Did you see it?! The transit of Venus happened on June 5th, 2012 and was observable here in the United States. We watched it here in Michigan from around 4:30pm until sunset. This important astronomical event won’t occur again for over 100 years.
The transit of Venus that occurred in 1882 was of extreme importance in the astronomical community. The data that was collected during this transit was used to calculate the Earth-Sun distance accurately for the first time. Today, these types of astronomical events can be used to help excite your family about astronomy. I really feel that this was an important event for my family to see– it definitely gave us a sense of perspective. Seeing the small dot of Venus against the sun, you really got an idea of how small the Earth is in our solar system. Also, knowing that this event will not happen again in our lifetime, we had a great discussion about what life will be like in 2117 when the next transit of Venus happens.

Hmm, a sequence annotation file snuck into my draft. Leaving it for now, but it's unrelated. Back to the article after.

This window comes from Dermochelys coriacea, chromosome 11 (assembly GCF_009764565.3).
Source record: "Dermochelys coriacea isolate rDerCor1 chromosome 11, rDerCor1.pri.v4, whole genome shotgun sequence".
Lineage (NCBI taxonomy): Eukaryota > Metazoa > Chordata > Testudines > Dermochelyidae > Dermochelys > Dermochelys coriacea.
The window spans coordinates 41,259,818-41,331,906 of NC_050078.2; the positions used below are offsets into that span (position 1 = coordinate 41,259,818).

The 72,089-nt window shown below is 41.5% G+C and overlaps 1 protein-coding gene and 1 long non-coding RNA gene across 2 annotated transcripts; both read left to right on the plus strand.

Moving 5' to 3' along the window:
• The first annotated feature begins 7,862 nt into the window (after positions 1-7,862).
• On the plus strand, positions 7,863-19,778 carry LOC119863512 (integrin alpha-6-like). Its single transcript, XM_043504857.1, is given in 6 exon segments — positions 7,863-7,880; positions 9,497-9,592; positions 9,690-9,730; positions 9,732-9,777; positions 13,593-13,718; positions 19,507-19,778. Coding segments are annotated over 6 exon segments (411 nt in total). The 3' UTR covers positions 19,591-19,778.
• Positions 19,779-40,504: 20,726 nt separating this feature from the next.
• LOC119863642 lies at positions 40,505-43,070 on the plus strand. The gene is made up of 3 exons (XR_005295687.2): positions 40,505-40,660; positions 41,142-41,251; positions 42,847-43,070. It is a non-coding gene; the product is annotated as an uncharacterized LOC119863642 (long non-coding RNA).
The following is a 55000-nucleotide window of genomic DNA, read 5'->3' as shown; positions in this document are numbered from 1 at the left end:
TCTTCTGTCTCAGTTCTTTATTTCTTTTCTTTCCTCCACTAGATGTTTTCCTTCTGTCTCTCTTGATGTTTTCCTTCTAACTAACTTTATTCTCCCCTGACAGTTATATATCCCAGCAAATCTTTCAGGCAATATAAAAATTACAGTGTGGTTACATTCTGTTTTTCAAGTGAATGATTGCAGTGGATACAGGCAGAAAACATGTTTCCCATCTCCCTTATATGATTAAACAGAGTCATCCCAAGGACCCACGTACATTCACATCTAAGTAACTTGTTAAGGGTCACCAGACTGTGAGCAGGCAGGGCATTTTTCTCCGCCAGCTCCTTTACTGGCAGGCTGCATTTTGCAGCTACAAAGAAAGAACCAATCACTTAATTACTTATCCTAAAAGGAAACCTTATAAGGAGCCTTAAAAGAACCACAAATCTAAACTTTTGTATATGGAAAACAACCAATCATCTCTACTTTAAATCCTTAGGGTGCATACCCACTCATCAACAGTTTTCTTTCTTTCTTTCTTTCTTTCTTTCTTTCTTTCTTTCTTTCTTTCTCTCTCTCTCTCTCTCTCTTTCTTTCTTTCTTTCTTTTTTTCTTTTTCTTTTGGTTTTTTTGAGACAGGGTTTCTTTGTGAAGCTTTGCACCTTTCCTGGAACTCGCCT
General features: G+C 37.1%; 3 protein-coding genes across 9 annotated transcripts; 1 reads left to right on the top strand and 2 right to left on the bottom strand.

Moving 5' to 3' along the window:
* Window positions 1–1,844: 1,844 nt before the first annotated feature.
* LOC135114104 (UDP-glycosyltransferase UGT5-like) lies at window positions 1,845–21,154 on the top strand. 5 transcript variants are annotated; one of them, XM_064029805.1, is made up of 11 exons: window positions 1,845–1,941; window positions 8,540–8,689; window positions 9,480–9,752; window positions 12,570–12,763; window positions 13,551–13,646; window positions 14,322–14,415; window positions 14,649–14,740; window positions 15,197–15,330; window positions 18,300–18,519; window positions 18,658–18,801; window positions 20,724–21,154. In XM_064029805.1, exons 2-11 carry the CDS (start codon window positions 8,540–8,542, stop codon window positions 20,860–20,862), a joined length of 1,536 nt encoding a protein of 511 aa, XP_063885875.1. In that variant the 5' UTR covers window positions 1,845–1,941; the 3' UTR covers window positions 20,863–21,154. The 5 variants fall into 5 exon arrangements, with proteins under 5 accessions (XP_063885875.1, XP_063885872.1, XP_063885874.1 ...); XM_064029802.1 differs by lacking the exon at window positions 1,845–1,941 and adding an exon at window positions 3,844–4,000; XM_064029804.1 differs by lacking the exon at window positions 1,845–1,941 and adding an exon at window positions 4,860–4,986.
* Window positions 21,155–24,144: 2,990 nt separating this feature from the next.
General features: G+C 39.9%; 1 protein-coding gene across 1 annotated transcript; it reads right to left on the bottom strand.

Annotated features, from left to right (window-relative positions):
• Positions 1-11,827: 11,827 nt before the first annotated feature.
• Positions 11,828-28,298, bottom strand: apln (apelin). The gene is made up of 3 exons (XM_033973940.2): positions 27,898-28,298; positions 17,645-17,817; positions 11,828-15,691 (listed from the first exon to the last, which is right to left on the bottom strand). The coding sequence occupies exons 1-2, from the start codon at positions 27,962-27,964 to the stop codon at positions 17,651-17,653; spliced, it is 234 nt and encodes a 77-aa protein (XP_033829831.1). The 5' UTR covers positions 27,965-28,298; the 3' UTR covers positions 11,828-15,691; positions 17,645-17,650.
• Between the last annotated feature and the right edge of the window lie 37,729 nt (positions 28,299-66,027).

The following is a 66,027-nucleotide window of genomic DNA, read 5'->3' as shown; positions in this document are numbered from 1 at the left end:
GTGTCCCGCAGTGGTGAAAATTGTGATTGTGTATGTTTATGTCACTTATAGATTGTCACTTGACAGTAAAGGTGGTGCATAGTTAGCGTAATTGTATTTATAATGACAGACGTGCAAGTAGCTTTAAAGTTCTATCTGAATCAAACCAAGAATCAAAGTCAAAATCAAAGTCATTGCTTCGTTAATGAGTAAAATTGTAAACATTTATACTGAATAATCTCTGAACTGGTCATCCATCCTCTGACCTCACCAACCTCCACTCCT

You can often join your local astronomy club at gatherings for events such as this (like we did!). These events are wonderful, because there are often quite a few expensive telescopes around, and their owners are usually more than happy to let you look through them.
It’s too late to view the transit of Venus, but there is still plenty of time to plan for some of the important astronomical and sky events upcoming in 2012. Check back for more information later this year on the following events….
- August: the landing of the Curiosity Rover on Mars & the Perseids meteor shower
- September: the Autumnal Equinox
- October: the Orionids meteor shower
- November: a penumbral lunar eclipse
- December: the Geminids meteor shower and the Winter Solstice